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Given the uncertainty in reimbursement from private insurance and government programs such as Medicare and Medicaid, it is important early on to consider how best to land and leverage relationships with key customers and strategic partners.
Consumers are increasingly turning to health apps for a variety of medical and wellness-related purposes. This has in turn caused greater amounts of data—including highly sensitive information—to flow through these apps. These data troves can trigger significant compliance responsibilities for the app developer, along with significant legal and contractual risk.
As you take your health app from innovative idea to reality, you will be engaging in a development project that will likely entail the procurement of technology, services and perhaps even content from third parties.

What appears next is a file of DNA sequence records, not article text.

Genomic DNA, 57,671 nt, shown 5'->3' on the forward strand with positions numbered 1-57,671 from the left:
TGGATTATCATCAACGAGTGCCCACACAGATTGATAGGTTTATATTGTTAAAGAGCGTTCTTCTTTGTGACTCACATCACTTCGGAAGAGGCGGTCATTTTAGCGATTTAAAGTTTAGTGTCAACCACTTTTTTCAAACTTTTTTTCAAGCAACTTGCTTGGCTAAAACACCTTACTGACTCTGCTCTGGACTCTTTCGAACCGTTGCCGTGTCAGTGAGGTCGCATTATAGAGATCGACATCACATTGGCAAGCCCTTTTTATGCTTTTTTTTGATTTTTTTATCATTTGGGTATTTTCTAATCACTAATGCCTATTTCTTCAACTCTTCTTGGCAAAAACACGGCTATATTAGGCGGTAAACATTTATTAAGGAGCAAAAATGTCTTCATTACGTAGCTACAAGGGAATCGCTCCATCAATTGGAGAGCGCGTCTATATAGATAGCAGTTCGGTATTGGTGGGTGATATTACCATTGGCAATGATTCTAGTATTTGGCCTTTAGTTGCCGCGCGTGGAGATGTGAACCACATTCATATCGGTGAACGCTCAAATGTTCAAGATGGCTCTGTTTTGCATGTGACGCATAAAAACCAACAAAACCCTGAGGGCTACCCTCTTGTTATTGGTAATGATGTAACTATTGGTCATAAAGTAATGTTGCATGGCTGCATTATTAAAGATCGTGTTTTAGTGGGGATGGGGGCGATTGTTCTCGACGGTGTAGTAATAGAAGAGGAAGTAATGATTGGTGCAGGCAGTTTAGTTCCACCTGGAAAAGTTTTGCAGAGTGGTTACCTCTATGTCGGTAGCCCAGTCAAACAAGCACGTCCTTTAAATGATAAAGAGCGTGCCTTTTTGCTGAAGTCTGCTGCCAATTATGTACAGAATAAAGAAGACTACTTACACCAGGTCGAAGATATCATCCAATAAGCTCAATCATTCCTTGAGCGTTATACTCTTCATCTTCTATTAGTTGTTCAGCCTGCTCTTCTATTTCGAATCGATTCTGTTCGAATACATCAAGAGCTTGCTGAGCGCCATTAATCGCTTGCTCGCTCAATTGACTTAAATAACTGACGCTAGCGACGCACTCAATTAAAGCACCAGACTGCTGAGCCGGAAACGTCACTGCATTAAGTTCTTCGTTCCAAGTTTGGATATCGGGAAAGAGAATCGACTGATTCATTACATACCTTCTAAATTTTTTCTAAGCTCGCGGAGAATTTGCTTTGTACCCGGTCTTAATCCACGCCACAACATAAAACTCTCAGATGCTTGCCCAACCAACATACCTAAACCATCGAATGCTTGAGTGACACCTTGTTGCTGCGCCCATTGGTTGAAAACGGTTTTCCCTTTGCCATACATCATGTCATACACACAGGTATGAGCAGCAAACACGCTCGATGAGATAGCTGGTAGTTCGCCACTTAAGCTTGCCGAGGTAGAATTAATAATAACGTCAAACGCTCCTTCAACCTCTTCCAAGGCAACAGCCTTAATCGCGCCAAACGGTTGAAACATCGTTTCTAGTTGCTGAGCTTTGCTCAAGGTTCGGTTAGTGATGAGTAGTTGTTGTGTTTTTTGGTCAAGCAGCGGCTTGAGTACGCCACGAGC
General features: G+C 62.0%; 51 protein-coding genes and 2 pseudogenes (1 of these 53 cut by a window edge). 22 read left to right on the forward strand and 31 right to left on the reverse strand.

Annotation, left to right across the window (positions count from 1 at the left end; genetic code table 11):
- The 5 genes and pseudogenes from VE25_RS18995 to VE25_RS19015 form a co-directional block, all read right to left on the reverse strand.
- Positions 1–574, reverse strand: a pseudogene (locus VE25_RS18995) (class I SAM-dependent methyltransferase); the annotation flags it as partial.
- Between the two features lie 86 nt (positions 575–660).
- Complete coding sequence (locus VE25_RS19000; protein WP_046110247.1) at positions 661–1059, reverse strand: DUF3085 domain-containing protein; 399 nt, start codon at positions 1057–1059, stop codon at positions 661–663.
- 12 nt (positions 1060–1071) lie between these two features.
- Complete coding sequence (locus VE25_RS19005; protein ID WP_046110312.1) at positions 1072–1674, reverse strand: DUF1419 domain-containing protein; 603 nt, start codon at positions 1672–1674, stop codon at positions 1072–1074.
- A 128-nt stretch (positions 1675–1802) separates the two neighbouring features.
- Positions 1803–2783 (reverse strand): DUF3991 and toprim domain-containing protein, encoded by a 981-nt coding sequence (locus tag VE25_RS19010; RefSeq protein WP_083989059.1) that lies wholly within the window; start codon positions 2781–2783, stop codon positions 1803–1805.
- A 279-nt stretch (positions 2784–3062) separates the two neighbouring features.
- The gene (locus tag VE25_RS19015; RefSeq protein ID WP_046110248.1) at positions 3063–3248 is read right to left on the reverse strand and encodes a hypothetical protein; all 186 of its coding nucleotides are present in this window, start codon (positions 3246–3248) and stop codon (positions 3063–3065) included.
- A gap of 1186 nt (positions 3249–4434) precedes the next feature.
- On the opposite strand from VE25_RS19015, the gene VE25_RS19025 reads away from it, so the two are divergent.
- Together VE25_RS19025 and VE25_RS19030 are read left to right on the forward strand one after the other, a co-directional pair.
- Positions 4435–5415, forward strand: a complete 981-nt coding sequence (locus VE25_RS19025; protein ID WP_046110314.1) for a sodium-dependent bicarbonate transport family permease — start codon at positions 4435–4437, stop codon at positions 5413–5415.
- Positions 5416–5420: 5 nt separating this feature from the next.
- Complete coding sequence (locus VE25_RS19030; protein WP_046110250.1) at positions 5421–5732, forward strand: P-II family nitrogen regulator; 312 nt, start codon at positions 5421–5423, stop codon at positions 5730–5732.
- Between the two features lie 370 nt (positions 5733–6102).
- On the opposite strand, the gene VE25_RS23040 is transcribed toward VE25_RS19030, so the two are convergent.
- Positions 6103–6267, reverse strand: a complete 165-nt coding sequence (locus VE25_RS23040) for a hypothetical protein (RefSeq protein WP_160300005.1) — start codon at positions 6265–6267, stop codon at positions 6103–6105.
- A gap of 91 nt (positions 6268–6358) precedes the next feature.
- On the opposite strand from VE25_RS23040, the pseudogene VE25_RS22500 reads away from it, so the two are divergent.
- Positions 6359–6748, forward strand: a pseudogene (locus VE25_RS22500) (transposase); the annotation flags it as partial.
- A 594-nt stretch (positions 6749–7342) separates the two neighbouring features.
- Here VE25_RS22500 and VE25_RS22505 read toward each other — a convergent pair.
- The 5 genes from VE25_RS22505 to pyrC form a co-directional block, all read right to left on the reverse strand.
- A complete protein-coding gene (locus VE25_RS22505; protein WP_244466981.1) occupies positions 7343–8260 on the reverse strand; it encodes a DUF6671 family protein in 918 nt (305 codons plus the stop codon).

The market for apps designed to improve health and wellness or even to diagnose and treat medical conditions continues to grow.  Last week, the U.S. Food and Drug Administration (“FDA”)  approved a new smartphone-based "carbon monoxide breath sensor system" that measures carbon monoxide levels on a user's breath.
This is our third installment in our series about the legal issues involved in launching a health app, which the U.S. Food and Drug Administration ("FDA") refers to as "mobile apps." The goal of this post is to provide you with a basic understanding of FDA's evolving approach to mobile apps so that you can make informed decisions about the legal consequences of your app's functionality.
This post is the second in a series of weekly blog posts covering legal issues for consideration during the early stages of development of a health app and providing best practices to help guide you through a successful launch.
Last week, Apple announced the new Apple Watch Series 3 which will feature an enhanced heart rate app. The app will notify you when it detects an elevated heart rate even when you are not working out. 

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